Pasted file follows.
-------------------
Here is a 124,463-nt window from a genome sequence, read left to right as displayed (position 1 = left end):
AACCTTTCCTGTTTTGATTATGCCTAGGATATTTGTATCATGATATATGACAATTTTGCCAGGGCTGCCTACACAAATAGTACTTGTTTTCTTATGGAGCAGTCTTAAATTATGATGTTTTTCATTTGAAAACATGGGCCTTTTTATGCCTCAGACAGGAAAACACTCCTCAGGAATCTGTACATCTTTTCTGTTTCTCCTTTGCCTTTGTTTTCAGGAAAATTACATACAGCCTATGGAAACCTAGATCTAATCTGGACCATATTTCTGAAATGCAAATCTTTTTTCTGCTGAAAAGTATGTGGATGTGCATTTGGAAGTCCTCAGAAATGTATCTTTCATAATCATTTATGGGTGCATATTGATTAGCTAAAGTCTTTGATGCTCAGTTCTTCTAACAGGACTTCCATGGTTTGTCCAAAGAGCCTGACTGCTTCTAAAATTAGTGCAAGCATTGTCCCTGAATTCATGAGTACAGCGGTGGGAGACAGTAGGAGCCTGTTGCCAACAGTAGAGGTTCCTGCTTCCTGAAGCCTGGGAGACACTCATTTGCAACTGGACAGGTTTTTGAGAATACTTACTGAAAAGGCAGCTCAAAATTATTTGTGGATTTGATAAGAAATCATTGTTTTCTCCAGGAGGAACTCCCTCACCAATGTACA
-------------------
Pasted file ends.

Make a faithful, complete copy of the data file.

Here is a 124,463-nt window from a genome sequence, read left to right as displayed (position 1 = left end):
AACCTTTCCTGTTTTGATTATGCCTAGGATATTTGTATCATGATATATGACAATTTTGCCAGGGCTGCCTACACAAATAGTACTTGTTTTCTTATGGAGCAGTCTTAAATTATGATGTTTTTCATTTGAAAACATGGGCCTTTTTATGCCTCAGACAGGAAAACACTCCTCAGGAATCTGTACATCTTTTCTGTTTCTCCTTTGCCTTTGTTTTCAGGAAAATTACATACAGCCTATGGAAACCTAGATCTAATCTGGACCATATTTCTGAAATGCAAATCTTTTTTCTGCTGAAAAGTATGTGGATGTGCATTTGGAAGTCCTCAGAAATGTATCTTTCATAATCATTTATGGGTGCATATTGATTAGCTAAAGTCTTTGATGCTCAGTTCTTCTAACAGGACTTCCATGGTTTGTCCAAAGAGCCTGACTGCTTCTAAAATTAGTGCAAGCATTGTCCCTGAATTCATGAGTACAGCGGTGGGAGACAGTAGGAGCCTGTTGCCAACAGTAGAGGTTCCTGCTTCCTGAAGCCTGGGAGACACTCATTTGCAACTGGACAGGTTTTTGAGAATACTTACTGAAAAGGCAGCTCAAAATTATTTGTGGATTTGATAAGAAATCATTGTTTTCTCCAGGAGGAACTCCCTCACCAATGTACA